BURLEY, Idaho — School district officials in Idaho have started offering a full summer school program to help students who may have fallen behind academically during the coronavirus pandemic catch up.
In previous years, the Cassia County School District district offered limited summer school to migrant programs or after-school programs, district spokesperson Debbie Critchfield told the Times-News.
“The Cassia School District hasn’t offered open and full summer school programs for any student in more than 20 years and perhaps longer. Those around now can’t recall it outside very specific schools or student participation,” Critchfield said.
Raft River Elementary School Principal Melina Ficek, who is coordinating the full summer program for the district, said it was launched because students who recently returned to school were “further behind than before.”
Officials said 840 students signed up out of an average student population of 5,500 across the district.
White Pine Elementary School Principal Diana Gill said parents were thrilled when the decision was made to hold a summer program. About one in six students out of the school’s 600 students showed up for the first day of summer school Monday.
LOS ANGELES — Businesses in California remain baffled by the shifting rules over who needs to wear masks and where as the nation’s largest state fully reopens from the pandemic on Tuesday.
While Gov. Gavin Newsom’s health agency has said vaccinated people won’t need to wear face coverings in many public places, state regulators — following several lengthy and hotly contested debates — are still drafting rules for workers.
That has some business leaders clamoring for Newsom, who will likely face a recall election in the fall, to step in and order just one set of mask rules for California’s 40 million people.
“We asked the governor to issue an executive order to align the rules,” said Lucy Dunn, president and chief executive of the Orange County Business Council. “Otherwise it’s just terribly confusing.”
With vaccinations rising and coronavirus cases low, California will end most mask rules on June 15 for people who are vaccinated while continuing to require face coverings for unvaccinated people in indoor public settings and businesses. Everyone will need to remain masked in some places such as public transit and indoor school classes.
DENVER—Colorado Gov. Jared Polis has announced the first five winners of $50,000 scholarships in a program designed to encourage students to get vaccinated against COVID-19.
The state is offering 25 student scholarships for students ages 12 to 17 who have received at least one vaccine dose.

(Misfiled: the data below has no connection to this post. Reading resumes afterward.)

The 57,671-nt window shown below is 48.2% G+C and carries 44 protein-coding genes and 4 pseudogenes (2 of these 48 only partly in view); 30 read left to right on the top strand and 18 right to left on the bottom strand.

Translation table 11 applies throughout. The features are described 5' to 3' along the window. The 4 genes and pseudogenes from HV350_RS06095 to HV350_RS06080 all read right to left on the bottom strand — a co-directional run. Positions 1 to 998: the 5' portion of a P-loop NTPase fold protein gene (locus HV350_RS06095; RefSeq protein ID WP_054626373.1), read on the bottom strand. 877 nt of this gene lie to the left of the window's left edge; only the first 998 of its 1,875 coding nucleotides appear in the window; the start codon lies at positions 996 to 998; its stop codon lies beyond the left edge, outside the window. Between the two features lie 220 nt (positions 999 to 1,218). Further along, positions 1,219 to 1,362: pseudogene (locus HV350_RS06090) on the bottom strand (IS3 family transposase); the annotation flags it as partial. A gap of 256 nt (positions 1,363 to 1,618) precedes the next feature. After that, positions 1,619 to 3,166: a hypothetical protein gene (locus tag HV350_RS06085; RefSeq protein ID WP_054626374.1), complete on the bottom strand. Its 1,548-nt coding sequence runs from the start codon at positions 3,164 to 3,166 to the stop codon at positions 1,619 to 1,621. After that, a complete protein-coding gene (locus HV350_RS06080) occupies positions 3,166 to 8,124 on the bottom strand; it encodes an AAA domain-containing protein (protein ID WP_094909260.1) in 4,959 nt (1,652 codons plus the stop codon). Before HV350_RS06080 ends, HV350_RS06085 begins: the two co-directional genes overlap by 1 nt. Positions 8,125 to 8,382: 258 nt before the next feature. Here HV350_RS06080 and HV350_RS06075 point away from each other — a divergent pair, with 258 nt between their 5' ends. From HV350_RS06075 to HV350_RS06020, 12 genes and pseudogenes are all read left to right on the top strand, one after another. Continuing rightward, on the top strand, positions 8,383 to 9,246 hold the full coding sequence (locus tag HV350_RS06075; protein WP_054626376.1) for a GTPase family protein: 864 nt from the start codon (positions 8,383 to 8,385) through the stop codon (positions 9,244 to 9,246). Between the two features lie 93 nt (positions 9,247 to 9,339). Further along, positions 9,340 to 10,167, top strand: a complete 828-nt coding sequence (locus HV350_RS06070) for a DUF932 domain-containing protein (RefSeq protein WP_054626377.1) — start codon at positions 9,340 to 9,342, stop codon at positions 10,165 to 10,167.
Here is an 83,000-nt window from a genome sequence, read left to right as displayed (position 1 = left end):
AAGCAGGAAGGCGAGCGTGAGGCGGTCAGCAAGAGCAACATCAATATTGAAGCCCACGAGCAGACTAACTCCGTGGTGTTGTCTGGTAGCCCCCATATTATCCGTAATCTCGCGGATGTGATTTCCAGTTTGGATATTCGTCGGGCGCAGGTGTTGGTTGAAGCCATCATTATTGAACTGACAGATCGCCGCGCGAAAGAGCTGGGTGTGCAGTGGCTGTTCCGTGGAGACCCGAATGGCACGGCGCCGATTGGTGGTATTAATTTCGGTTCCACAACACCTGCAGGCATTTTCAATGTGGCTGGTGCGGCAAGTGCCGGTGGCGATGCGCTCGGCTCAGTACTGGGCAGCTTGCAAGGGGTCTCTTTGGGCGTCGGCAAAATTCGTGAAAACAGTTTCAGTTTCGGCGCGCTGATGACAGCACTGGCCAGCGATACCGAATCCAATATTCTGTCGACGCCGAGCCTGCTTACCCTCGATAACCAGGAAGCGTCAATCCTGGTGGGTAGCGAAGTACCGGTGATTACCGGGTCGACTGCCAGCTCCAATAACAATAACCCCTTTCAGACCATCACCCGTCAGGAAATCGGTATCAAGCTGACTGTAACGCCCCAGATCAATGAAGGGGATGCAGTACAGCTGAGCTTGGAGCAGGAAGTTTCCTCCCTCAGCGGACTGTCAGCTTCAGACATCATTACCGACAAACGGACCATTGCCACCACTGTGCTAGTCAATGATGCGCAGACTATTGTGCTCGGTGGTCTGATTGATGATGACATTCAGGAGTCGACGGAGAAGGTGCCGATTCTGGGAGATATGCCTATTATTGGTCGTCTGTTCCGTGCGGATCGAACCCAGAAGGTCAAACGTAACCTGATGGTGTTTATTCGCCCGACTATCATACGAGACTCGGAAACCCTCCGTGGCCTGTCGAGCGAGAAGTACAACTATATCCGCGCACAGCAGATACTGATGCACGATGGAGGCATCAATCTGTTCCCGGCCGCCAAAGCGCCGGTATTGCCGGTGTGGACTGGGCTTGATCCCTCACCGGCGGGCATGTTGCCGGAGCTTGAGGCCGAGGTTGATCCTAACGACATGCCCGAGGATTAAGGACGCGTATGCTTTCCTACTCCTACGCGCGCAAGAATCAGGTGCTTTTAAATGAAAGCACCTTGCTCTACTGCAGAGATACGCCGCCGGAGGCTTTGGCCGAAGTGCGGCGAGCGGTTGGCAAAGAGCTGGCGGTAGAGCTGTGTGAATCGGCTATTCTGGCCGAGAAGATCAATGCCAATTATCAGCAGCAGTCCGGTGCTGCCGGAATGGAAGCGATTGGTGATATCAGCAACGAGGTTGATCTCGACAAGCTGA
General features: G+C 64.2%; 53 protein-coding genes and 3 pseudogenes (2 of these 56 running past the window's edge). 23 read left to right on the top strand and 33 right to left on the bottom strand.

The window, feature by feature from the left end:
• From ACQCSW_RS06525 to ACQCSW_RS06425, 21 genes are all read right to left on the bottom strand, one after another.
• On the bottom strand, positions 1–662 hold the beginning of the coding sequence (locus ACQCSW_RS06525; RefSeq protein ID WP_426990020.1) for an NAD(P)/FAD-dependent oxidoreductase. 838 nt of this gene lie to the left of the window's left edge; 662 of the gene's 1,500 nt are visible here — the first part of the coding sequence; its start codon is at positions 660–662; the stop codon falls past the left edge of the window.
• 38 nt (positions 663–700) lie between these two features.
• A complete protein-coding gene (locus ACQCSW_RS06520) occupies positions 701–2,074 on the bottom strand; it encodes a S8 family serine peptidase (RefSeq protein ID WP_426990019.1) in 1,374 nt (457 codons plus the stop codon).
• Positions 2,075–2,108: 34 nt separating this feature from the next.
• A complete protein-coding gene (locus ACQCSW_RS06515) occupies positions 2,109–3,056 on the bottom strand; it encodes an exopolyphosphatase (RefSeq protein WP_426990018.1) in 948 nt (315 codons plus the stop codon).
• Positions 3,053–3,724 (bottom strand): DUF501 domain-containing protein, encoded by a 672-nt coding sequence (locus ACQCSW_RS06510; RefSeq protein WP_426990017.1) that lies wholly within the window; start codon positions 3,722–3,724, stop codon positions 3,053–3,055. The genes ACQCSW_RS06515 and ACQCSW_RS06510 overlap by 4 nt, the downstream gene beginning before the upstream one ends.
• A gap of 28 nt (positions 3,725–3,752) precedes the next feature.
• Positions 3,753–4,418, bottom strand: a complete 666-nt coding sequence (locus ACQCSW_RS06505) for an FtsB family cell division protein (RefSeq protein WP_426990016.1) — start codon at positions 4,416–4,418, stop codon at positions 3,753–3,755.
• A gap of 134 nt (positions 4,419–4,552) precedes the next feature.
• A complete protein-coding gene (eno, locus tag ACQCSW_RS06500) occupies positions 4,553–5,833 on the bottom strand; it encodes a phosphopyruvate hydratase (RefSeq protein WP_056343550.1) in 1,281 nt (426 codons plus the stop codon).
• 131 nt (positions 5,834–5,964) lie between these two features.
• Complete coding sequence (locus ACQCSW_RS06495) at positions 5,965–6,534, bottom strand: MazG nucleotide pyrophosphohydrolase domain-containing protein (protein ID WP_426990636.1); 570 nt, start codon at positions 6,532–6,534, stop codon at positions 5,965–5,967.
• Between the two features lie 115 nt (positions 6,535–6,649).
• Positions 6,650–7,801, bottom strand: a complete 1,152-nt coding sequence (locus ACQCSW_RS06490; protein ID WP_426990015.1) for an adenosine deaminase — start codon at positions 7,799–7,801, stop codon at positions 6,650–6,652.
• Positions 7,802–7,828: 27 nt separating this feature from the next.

Winners selected in random drawings can use the scholarships at the post-secondary educational institutions of their choice. That includes colleges and technical, occupational and credential programs inside and outside Colorado.
Five winners will be chosen each week through July 9. Colorado also is offering a $1 million lottery program for five adults who get at least one shot.
ATLANTA — Georgians receiving unemployment benefits will once again be required to look for work and will be able to earn less before unemployment payments drop beginning June 27.
Labor Commissioner Mark Butler announced the changes Thursday, also saying that employers with many laid-off workers collecting benefits will face higher unemployment insurance taxes after that date.
Georgia announced last month that beginning June 27 it would cut off federal programs that provide a $300-a-week pandemic boost to people on the jobless rolls as well as programs that pay federal money to people not usually eligible for state unemployment.
Butler earlier signaled he would reinstate work-search requirements, a move underway in more than three-quarters of states.
WASHINGTON — Johnson & Johnson says U.S. health officials have extended the expiration date for millions of doses of its coronavirus vaccine by an extra six weeks.
The drug maker says the FDA approved a longer shelf-life for the one-dose shots. State officials recently warned that many unused doses would reach their original three-month expiration by the end of June.
The extension comes as the rate of new U.S. vaccinations continues to slip. The U.S. averaged about 800,000 injections per day last week. That’s down from a high of nearly 2 million per day two months ago.
President Joe Biden’s goal is 70% of American adults partially vaccinated by July 4. The CDC says about 64% of Americans 18 and above have received at least one dose.